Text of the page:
This white plaster model has numerous flat faces which include triangles, quadrilaterals, pentagons, a hexagon and an octagon. It is one of a series of models designed by A. Schoenflies in Göttingen to illustrate the regular partition of space. Schoenflies designed “stones" which could be arranged into larger blocks like this one (sometimes with congruent stones and sometimes, as in this case, using stones that were mirror images of one another). The series was first published by Brill in 1891. The plaster stones that comprise the object with museum number 1985.0112.168 could be arranged to form this block with museum number 1985.0112.165. The stones are marked with the letters S and C, indicating whether they adjoin congruent or mirror image stones. Three stones are mirror images of the three others. A model of this block and stones at the University of Göttingen (#327 in their collection) has six stones and a block. The Smithsonian collections also include six stones and a block. This example of the model was exhibited at the Columbian Exposition, a World’s Fair held in Chicago in 1893. References: L. Brill, Catalog mathematischer Modelle. . ., Darmstadt: L. Brill, 1892, pp. 46-47, 90-91. A Schoenflies, “Uber Reguläre Gebietstheilungen des Raumes,” Nachrichten von der Königl. Gesellschaft der Wissenschaften, #9, June 27, 1888, pp. 223-237. Göttingen Collection of Mathematical Models, presently online at http://modellsammlung.uni-goettingen.de/, accessed September 6, 2019.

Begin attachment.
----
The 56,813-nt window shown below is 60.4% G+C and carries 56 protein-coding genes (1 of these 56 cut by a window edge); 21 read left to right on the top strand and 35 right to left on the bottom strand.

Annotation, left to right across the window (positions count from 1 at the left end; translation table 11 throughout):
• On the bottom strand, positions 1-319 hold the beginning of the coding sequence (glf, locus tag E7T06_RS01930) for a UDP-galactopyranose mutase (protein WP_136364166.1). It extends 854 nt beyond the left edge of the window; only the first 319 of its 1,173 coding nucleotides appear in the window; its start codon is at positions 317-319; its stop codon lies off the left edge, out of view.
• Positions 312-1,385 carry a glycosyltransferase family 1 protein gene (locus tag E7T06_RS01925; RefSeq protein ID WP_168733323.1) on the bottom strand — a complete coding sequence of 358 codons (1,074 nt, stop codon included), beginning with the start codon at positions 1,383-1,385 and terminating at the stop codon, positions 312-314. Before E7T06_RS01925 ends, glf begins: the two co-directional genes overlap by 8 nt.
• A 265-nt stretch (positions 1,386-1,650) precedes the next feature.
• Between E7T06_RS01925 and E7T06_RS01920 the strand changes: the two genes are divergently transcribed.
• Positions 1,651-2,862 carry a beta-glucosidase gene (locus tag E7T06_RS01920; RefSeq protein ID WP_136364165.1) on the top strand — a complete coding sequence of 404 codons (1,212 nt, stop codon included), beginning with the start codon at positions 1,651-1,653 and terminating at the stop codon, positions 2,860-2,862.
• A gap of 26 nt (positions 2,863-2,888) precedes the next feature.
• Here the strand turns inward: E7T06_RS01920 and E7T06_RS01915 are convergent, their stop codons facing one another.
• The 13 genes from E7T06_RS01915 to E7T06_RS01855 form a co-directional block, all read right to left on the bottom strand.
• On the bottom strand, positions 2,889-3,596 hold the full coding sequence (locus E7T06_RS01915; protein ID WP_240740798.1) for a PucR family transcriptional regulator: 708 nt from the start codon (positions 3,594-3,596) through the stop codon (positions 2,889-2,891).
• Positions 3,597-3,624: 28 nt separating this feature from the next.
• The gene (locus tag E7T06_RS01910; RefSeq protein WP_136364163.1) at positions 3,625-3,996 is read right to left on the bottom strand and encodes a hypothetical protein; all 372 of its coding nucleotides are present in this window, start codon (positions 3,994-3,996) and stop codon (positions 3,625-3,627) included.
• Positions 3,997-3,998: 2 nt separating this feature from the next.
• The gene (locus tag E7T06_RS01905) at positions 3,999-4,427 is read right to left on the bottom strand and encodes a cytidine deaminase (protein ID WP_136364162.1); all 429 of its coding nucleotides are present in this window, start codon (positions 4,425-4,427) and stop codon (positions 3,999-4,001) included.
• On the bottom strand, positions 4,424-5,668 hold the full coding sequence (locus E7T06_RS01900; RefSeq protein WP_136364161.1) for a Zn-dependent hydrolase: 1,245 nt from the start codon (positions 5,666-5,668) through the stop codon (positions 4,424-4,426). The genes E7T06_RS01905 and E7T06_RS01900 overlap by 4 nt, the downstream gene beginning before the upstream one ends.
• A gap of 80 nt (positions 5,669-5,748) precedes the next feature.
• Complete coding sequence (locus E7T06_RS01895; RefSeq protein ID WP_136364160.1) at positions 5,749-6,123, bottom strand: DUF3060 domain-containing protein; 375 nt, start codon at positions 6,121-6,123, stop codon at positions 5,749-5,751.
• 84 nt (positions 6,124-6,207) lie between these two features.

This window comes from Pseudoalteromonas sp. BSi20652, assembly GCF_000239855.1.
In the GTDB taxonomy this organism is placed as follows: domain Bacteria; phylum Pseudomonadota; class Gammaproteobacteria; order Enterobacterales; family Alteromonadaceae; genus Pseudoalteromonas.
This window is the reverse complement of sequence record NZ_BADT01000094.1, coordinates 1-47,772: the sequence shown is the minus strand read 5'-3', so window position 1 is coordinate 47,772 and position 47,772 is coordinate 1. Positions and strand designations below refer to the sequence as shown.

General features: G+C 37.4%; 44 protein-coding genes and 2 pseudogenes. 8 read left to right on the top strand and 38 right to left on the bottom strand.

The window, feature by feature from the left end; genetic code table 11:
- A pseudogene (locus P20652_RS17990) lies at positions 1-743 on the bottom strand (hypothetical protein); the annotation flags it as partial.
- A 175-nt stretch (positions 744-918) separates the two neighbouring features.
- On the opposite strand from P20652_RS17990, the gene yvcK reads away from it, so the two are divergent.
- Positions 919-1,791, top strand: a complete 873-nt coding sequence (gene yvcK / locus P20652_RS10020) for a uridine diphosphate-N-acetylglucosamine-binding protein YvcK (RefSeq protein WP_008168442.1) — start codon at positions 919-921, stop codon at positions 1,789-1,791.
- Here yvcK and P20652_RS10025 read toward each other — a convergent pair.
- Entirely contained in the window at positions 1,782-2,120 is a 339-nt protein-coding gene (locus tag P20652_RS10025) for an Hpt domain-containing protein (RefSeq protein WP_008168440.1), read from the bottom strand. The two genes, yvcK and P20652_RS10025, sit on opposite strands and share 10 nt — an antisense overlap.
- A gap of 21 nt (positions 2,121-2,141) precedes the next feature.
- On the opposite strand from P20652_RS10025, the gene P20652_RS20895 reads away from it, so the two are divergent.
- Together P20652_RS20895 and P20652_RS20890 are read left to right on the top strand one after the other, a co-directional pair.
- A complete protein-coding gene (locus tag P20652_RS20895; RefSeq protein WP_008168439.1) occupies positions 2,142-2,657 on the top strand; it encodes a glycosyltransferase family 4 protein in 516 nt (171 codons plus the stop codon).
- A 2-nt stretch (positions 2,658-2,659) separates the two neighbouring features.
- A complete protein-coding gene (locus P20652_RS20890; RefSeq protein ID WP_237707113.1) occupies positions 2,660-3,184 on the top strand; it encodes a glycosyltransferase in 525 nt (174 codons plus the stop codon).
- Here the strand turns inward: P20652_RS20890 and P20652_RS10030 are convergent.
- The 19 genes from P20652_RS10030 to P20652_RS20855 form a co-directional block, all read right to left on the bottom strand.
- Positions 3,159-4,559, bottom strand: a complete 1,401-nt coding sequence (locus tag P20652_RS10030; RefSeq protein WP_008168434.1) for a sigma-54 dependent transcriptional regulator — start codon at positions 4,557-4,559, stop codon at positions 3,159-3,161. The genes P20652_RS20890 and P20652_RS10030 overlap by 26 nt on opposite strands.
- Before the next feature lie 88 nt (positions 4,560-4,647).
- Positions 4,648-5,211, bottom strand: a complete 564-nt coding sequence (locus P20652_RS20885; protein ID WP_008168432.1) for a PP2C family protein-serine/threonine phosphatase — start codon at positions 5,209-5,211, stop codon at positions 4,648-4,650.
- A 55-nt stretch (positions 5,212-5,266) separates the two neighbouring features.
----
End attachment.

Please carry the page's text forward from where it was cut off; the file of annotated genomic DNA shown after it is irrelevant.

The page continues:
Geometric Model, L. Brill Ser. 19, Model Relating to the Regular Partition of Three-Dimensional Space

National Museum of American History
This is one of a series of models designed by A. Schoenflies in Göttingen to illustrate the regular partition of space. Schoenflies designed “stones" that could be arranged into larger blocks (sometimes with congruent stones and sometimes using stones that were mirror images of one another). The series was first published by Brill in 1891. The plaster stones that comprise the object with museum number 1985.0112.177 could be arranged to form a block with museum number 1985.0112.166. These objects have no maker’s marks. A model of this block and stones at the University of Göttingen (#329 in their collection) has two stones and a block. The Smithsonian collections include three such stones as well as a block. This example of the model was exhibited at the Columbian Exposition, a World’s Fair held in Chicago in 1893. References: L. Brill, Catalog mathematischer Modelle. . ., Darmstadt: L. Brill, 1892, pp. 46-47, 90-91. A Schoenflies, “Uber Reguläre Gebietstheilungen des Raumes,” Nachrichten von der Königl. Gesellschaft der Wissenschaften, #9, June 27, 1888, pp. 223-237. Göttingen Collection of Mathematical Models, presently online at http://modellsammlung.uni-goettingen.de/, accessed September 6, 2019.

Geometric Models, L. Brill Ser. 19, Models Relating to the Regular Partition of Three-Dimensional Space

National Museum of American History